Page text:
It is six months since the Taliban took power in Afghanistan and the country remains in the throes of a deep humanitarian and economic crisis. 

Situation overview

Now battling a freezing winter, the people of Afghanistan are confronting the worst humanitarian crisis in the world. In a recent survey, The World Food Programme found that close to 100% of the population is unable to find enough food to eat on a day to day basis. The UN estimates that 23 million Afghans, more than half the population, will face life-threatening levels of hunger in 2022. Children are particularly vulnerable, with more than a million in danger of dying of starvation unless help reaches them. 

The new regime has still not been recognised by the international community and the consequences of the withdrawal of foreign troops, the collapse of the Afghan government and its security forces, the imposition of financial sanctions, and the subsequent economic collapse are still unfolding. Six months on, the country’s foreign exchange reserves are still frozen, the banks are hardly operating, and doctors and teachers are not being paid. Unfortunately, the cost of the crisis is being borne chiefly by the Afghan population, who were already facing a devastating humanitarian crisis. 

Afghanaid’s response

In collaboration with the UN and a network of other established NGOs, over the last six months Afghanaid has  been able to respond urgently to the growing crisis. Following the collapse of the previous Government last August, we immediately focused our efforts on negotiating safe access for our teams to the provinces where we work. We were quickly able to re-open all of our offices across the country and bring both men and women back to work. We conducted a robust review of the most urgent needs facing local communities and have continued to monitor the situation and adapt as it has developed. 

Our review suggested that the most effective course of action in responding to the current crises would be a two-stage approach: 

  1. Providing immediate, life-saving support to get people through the winter by distributing urgently needed cash, food, shelter and heating assistance;
  2. Supporting people and their communities to recover and rebuild their lives through longer-term activities.

The impact of our supporters

Thanks to an overwhelmingly generous response to our appeal, since August 2021, Afghanaid has so far reached over 625,680 men, women, boys and girls with life-saving humanitarian assistance. Over the winter, our teams have been battling against snow and treacherous weather in hilly areas to reach remote communities.

Stage 1 has included distributing the following:

  • Food packages to more than 53,170 families, providing enough food for 4 months to get them through the winter. These food packages include flour, rice, pulses, oil and other essentials.
  • 2 months’ worth of soya-based supplementary food to treat malnutrition for over 3,500 babies and young children from 6 months to 5 years old.
  • Cash for work, cash for food and cash for vital household essentials to some 13,240 vulnerable households.
  • Emergency shelter and household kits including heating, cooking and hygiene equipment to over 3,580 families.
  • Seed, fertiliser and training to almost 10,500 farmers whose livelihoods were already threatened by the worst drought for years.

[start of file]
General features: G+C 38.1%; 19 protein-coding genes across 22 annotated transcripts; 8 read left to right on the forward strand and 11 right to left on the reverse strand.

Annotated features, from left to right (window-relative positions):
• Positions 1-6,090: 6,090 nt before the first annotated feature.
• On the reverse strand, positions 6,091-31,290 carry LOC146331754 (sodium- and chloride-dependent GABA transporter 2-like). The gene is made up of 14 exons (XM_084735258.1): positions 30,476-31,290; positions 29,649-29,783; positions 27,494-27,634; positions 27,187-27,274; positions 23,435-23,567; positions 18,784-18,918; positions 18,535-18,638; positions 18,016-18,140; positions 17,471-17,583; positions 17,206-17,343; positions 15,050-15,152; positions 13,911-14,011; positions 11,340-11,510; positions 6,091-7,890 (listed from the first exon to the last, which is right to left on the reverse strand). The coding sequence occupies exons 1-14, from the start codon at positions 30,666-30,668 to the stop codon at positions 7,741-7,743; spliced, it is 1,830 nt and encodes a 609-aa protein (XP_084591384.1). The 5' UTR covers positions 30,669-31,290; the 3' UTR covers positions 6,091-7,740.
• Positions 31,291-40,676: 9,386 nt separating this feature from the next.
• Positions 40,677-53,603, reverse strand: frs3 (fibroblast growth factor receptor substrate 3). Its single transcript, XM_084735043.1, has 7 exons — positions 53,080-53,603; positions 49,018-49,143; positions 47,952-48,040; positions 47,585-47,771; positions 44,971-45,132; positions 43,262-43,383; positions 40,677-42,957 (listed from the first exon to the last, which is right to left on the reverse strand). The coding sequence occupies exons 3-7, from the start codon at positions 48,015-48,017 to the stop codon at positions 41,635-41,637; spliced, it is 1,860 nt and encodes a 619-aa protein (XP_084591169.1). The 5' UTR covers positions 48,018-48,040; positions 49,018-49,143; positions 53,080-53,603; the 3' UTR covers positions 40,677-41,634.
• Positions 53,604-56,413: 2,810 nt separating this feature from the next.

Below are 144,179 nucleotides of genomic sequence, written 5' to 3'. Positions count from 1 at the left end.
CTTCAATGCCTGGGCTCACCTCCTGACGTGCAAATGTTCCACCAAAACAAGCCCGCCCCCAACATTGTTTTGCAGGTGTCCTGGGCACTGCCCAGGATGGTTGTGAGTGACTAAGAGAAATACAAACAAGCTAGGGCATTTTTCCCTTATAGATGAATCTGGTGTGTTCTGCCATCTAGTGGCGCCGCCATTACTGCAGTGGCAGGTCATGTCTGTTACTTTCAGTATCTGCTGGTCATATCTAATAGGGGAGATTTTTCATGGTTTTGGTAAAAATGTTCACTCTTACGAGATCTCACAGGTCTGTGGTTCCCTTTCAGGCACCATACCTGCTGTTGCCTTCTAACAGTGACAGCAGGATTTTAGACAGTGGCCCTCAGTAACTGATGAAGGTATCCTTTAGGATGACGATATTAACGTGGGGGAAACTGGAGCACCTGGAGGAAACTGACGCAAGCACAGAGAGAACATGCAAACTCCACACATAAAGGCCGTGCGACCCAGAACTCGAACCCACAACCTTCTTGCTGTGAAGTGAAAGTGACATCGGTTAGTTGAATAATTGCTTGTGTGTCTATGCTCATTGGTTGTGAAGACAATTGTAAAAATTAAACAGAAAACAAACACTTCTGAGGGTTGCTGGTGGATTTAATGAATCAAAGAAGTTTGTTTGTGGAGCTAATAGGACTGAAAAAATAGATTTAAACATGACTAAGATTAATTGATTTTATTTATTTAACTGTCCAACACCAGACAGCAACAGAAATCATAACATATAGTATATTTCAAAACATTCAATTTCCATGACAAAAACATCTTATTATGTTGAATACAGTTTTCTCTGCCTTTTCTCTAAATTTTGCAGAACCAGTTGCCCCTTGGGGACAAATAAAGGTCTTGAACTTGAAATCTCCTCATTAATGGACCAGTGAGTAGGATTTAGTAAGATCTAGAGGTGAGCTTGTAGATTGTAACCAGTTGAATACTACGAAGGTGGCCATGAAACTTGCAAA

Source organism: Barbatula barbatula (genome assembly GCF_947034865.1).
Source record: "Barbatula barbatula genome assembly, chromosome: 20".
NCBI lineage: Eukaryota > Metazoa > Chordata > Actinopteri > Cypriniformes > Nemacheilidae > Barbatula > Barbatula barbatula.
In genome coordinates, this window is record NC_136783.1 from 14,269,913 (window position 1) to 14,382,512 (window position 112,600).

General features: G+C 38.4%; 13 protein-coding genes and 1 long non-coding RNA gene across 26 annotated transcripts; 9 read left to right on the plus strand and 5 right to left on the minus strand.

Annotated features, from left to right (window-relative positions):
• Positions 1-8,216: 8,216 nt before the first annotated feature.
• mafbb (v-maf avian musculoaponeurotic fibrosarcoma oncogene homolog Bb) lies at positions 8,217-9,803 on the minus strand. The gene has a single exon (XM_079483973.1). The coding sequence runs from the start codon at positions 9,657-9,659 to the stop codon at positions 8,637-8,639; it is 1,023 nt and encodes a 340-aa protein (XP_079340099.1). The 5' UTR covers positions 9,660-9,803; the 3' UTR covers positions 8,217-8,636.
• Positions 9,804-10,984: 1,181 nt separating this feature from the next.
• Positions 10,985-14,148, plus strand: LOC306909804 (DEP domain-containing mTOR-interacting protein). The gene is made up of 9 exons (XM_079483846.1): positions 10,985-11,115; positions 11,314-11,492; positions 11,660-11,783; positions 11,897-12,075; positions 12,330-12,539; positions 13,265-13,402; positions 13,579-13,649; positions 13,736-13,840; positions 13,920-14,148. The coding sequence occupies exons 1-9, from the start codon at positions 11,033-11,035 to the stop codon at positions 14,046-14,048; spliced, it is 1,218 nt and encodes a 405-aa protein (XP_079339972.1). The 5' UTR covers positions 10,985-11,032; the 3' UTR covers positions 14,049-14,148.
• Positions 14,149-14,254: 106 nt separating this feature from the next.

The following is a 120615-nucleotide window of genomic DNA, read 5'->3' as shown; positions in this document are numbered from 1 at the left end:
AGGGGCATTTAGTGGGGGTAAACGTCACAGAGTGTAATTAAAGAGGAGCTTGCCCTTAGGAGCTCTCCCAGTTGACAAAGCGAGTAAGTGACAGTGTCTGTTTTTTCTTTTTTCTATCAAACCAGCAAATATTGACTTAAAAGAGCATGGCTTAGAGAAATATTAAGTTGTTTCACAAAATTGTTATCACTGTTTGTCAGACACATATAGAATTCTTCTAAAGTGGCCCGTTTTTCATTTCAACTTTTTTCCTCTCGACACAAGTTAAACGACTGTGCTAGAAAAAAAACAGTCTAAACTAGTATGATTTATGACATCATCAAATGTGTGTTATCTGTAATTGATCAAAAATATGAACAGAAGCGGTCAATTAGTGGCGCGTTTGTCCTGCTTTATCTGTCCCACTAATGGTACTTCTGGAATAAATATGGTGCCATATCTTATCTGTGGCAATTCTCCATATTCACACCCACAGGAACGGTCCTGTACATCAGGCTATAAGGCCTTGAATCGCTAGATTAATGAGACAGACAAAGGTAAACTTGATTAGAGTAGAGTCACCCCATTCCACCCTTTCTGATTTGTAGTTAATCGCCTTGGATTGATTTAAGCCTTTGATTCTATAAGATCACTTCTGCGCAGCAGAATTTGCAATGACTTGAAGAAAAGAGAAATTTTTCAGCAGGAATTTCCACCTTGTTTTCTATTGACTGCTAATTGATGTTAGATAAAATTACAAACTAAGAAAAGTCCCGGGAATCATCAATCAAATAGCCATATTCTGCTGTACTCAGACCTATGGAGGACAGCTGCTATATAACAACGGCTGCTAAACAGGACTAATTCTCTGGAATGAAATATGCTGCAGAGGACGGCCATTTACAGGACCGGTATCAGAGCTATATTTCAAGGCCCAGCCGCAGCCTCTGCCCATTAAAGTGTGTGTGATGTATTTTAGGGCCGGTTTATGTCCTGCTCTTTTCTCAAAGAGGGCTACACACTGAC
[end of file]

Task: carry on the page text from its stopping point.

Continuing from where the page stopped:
What next for the people of Afghanistan?

Thanks to the remarkable response to our appeal and our close working relationship with the WFP, FAO and other UN agencies, in the weeks ahead we are planning to deliver emergency assistance to thousands more vulnerable families.  Once the winter is over, we will also begin stage 2 of our response: working with rural communities to recover, rebuild their lives, to get agriculture going again after the recent terrible drought, and to strengthen their resilience to face future crises. 

There are still enormous challenges ahead for Afghanistan. We are doing everything we can to save lives and help people get through this difficult time, but many of the challenges are long term and will require more sustained engagement by the international community. If millions of Afghans are to avoid starvation, it is absolutely vital that the banking system, the economy and basic services get back up and running, and that longer term development assistance is resumed.

In a recent speech, UN Secretary General, Antonio Guterres, made an urgent appeal to members of the Security Council to remove the threat of sanctions on those providing humanitarian aid to the people of Afghanistan; to re-engage the Afghanistan Central Bank and increase liquidity; to make more funds available to the Reconstruction Trust Fund; and to unfreeze the country’s foreign exchange reserves to give those working in essential services a salary and a reason to stay in the country. He said, ‘As a matter of moral responsibility — and regional and global security and prosperity — we cannot abandon the people of Afghanistan. They need peace. They need hope. They need help. And they need it now.’

How can you help?

Over the coming months, Afghans will need more support than ever to get through this difficult time and rebuild their lives. Our crisis appeal is still open for donations if you would like to contribute to our vital work this year. If you wish to set up a regular gift, no matter how small or large, you will be helping us to provide reliable support for tens of thousands of vulnerable Afghans in the months and years ahead. At this critical time in the life of the country, please don’t forget Afghanistan.

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